You can also meet your vitamin D needs by exposing your skin to the sun—without sunscreen. You may have read that 10 to 15 minutes of sun per day will do the job. But it’s a little more complicated than that. It all depends on where you are, how high you are, how much skin is exposed, how dark your skin is, the time of day, and the time of year.

I found a great little calculator developed by Norwegian scientists that can help you determine how much sun you need to meet your daily vitamin D requirement, taking all those factors into consideration. It’s very interesting to play around with. For example, I learned that here in Baltimore, in August, I’d need just 5 minutes of sun at midday to top off my vitamin D stores. If I were back home in Buffalo with Annie, I’d need an extra minute or so. If it were November in Buffalo, I’d need about 40 minutes. If it were November in Buffalo and I were black, I’d need two and a half hours.

Here's the link to the calculator so you can determine what you need


For some reason, although it only takes a few hundred IU of vitamin D tomaintain blood levels, it can take an enormous amount of supplemental vitamin D to restore them. If you’re deficient, you might need to take 10,000 to 50,000 IU a day for a few weeks to get your levels back up to normal.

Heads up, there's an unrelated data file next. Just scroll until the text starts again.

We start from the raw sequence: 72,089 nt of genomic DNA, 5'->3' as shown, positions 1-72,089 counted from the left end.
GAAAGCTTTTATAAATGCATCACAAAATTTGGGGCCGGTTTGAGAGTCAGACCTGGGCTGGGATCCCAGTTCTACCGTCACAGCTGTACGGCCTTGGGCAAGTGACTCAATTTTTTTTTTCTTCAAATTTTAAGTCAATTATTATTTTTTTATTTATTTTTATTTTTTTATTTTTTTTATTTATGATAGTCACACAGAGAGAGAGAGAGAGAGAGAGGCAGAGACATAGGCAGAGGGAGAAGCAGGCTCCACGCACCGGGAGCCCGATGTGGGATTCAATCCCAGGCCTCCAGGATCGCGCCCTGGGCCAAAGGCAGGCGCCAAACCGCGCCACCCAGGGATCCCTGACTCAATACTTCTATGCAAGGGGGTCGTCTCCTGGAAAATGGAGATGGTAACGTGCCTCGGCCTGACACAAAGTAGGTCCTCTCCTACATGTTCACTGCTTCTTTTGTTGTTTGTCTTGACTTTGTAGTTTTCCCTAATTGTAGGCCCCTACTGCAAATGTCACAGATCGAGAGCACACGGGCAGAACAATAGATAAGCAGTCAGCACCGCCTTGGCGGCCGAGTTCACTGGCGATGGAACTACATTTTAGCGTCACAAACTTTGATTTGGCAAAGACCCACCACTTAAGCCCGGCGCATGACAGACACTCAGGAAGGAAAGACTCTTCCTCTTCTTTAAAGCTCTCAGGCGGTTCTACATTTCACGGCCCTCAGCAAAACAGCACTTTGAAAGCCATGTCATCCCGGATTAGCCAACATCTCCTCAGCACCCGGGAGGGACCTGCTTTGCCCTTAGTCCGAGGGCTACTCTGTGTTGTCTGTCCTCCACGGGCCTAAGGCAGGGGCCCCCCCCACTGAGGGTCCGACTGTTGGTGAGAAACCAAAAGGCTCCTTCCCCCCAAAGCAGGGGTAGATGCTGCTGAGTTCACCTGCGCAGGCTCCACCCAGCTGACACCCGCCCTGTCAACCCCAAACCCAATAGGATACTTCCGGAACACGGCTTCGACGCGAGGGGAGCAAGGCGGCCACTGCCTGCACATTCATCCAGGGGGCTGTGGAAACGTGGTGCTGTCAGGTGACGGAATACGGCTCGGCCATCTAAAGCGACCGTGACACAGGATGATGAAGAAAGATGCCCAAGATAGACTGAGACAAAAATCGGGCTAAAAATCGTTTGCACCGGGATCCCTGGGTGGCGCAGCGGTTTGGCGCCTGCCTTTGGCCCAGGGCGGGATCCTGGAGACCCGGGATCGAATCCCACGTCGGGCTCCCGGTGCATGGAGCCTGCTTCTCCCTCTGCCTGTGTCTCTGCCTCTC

Tuesday, May 10, 2011

Challenge Week #6 STEP IT UP


Hello ladies! Hopefully you have gotten yourself in a good routine of healthy habits. You drink water, you eat lots of fruits and veggies, you exercise daily, you watch the portion sizes of your food etc.

And now I want to ask for a little bit more from your exercise. LET'S STEP IT UP! Our challenge this week is to make an extra effort in your daily exercise. If you've been walking, try running a minute every 5 or 10 minutes of , or slower reps, or increase the number of reps or the amount of weight. If you attend a class try to do a better job- lift your leg higher, hold it straighter etc. etc. ( If you need suggestions you might want to ask the teacher of the class) Or you may want to increase your effort with some quality stretching before or after your exercise. Or another idea to step it up is to totally change your efforts. If you have been just walking do some weight lifting or stretching, if you have just been lifting weights why not take a class? If you're getting bored with cario and gym classes take an afternoon and go for a bike ride or play some tennis. Let's just do something to break out of our exercise rut (though "rutty" exercise is better than laying on the couch)